Ukrainian law students and young lawyers are reporting for JURIST on developments in and affecting Ukraine. This dispatch is from Yulii Kozub, a law student from Taras Shevchenko National University in Kyiv. He files this from Vienna.
On Tuesday, May 30, there was a mass aerial drone strike on Moscow. Drones have fallen in Russia before and have even hit strategic targets, but it was the first time such a significant, multi-pronged attack had taken place on Russia’s capital city.
The capital in authoritarian and totalitarian regimes usually occupies a very large place in a state’s domestic politics. In such states, everything is built on the nomenklatura, which sits in the capital. Non-democratic states are highly centralized.
Moscow differs from any region of Russia in all socio-economic indicators, as if it were even not part of Russia. This centralization has always been there, ever since the days of the Russian Empire, but the capital finally assumed overwhelming importance in the days of Soviet power. Even when famine was raging throughout the Soviet Union in the 1930s, and people in Ukraine, the Kuban, and the banks of the Volga River were dying by the hundreds of thousands from starvation, Moscow was full of food.
Such centralization has its own significant advantage – when all the power and all the interests are concentrated within the radius of the Kremlin, you are deeply indifferent to the problems in the outskirts of the empire. Recent events in the Belgorod region demonstrate this very clearly. You don’t care about what’s going on in the border towns – as long as everything is the same in Moscow.
For the past year, the typical news from any Russian region bordering on Ukraine has been about artillery shelling, drone attacks, the invasion of a sabotage group, a bomb falling from your own plane, the explosion of railroad tracks, etc. And what is the typical news from Moscow? Mayor Sergei Sobyanin opening a subway, a Ferris wheel, a hospital or a park. If you compare Moscow news and federal news, you get the impression that we are talking about two different countries.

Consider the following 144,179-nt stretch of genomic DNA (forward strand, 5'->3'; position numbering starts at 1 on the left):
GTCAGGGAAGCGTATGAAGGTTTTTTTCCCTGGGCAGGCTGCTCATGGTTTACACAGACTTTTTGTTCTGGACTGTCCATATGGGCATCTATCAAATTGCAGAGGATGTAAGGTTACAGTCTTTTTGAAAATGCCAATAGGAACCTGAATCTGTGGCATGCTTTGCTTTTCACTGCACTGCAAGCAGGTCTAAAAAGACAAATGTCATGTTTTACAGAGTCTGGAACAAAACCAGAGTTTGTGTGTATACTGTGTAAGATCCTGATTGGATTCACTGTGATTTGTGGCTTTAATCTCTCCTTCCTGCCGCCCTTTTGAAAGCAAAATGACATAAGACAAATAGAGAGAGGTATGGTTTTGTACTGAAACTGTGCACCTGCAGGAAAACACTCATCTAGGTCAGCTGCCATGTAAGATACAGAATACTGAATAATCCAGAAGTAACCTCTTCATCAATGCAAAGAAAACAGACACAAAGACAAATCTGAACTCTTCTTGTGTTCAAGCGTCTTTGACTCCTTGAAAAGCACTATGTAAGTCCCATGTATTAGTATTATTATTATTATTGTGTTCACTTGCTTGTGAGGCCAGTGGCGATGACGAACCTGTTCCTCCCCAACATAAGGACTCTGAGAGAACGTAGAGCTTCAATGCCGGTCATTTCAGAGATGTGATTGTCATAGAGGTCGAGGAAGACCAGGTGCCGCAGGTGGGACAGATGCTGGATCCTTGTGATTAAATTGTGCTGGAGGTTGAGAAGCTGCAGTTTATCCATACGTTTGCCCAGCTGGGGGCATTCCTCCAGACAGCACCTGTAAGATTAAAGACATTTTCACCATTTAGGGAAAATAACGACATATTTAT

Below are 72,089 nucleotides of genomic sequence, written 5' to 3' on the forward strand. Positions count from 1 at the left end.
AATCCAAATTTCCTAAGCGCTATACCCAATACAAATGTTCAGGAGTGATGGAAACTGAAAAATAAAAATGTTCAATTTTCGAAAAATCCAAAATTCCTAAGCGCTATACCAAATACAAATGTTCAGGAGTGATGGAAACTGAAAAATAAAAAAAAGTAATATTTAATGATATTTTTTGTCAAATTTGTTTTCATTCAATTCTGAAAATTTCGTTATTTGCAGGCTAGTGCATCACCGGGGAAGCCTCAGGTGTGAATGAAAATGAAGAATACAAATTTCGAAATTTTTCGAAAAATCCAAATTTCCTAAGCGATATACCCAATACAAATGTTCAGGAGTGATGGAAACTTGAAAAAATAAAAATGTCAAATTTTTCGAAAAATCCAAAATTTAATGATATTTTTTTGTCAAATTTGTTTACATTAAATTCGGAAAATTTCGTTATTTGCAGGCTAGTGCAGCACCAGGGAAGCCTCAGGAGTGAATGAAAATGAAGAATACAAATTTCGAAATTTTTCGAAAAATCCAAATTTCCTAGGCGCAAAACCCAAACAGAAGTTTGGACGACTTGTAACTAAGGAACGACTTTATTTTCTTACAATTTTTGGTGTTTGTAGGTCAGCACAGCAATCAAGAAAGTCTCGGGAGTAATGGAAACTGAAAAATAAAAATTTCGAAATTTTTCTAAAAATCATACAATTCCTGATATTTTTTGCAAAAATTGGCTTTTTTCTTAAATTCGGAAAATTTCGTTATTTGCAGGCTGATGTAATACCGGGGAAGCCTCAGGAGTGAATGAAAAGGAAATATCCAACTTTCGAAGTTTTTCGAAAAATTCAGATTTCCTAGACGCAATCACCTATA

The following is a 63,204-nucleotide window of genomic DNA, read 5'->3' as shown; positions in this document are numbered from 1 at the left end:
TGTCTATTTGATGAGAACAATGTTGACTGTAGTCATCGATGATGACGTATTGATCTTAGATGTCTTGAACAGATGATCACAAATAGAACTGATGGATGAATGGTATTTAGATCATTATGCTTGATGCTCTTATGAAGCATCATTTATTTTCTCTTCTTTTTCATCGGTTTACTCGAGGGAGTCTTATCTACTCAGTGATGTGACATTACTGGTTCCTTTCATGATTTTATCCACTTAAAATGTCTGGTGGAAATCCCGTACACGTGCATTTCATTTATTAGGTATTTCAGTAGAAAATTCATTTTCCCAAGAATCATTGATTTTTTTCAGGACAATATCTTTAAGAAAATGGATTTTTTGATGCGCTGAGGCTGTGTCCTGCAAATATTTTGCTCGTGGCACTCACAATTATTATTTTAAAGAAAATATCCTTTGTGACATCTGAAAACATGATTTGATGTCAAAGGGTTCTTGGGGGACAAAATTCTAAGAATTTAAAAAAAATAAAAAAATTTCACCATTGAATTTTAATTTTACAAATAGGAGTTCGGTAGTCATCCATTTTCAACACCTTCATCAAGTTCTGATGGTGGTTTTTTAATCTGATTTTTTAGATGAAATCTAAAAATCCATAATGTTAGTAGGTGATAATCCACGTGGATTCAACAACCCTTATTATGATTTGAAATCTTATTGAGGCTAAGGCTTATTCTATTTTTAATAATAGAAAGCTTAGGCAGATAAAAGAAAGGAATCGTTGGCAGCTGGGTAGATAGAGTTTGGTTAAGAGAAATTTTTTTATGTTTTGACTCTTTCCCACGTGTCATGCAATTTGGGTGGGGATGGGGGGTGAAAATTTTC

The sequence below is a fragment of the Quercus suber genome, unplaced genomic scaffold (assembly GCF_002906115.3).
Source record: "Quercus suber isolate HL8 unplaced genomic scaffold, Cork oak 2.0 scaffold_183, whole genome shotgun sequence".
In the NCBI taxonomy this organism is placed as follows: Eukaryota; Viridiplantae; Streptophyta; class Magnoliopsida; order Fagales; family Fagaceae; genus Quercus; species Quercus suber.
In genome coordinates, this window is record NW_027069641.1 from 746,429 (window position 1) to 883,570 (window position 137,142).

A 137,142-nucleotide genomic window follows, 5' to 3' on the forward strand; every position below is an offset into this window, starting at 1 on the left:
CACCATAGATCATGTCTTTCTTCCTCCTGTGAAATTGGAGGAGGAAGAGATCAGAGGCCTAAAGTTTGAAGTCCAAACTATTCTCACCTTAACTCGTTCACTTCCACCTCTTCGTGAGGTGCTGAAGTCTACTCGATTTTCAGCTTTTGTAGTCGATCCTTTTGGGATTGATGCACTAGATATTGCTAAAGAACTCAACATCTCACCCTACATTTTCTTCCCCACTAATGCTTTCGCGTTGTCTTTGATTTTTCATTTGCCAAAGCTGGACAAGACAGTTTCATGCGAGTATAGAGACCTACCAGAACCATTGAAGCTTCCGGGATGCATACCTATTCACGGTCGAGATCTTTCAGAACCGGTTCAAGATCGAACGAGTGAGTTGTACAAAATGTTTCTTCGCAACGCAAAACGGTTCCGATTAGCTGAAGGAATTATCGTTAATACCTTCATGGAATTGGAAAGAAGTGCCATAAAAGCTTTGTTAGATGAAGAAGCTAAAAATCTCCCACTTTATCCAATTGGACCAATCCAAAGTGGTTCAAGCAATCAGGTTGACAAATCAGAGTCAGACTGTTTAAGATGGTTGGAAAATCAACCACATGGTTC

It is obvious to Ukrainian generals that in order to put pressure on the Russian authorities and to bring chaos to their actions, it is much more effective to drop one drone on Moscow blowing out three windows than to enter Belgorod. The Ukrainian military leadership understands that the Russian authorities can ignore many things, including a direct invasion supported by tanks if this much happens more than 100 kilometers from Moscow. But now we are talking about Moscow; it will have to be defended at all costs, and any air defense forces, even the most important areas, will have to be redeployed. When they hit Moscow, everyone can see it, they can see how weak this government has become, how incapable of dealing with the consequences of what it itself has started, for whatever reason. At such moments, even the most ardent supporters of the war must wonder about the incompetence of the current Russian government.
As for this attack, it was literally a “pilot project”. Different types of drones flew for a reason, not out of poverty, and some were serially produced in Ukraine. This was a test and a test of efficiency. The UAVs flew hundreds of kilometers. Understandably there are questions about the ones that flew into the apartments of suburban Moscovites. I am sure none of this was an accident, but a deliberate first test launch.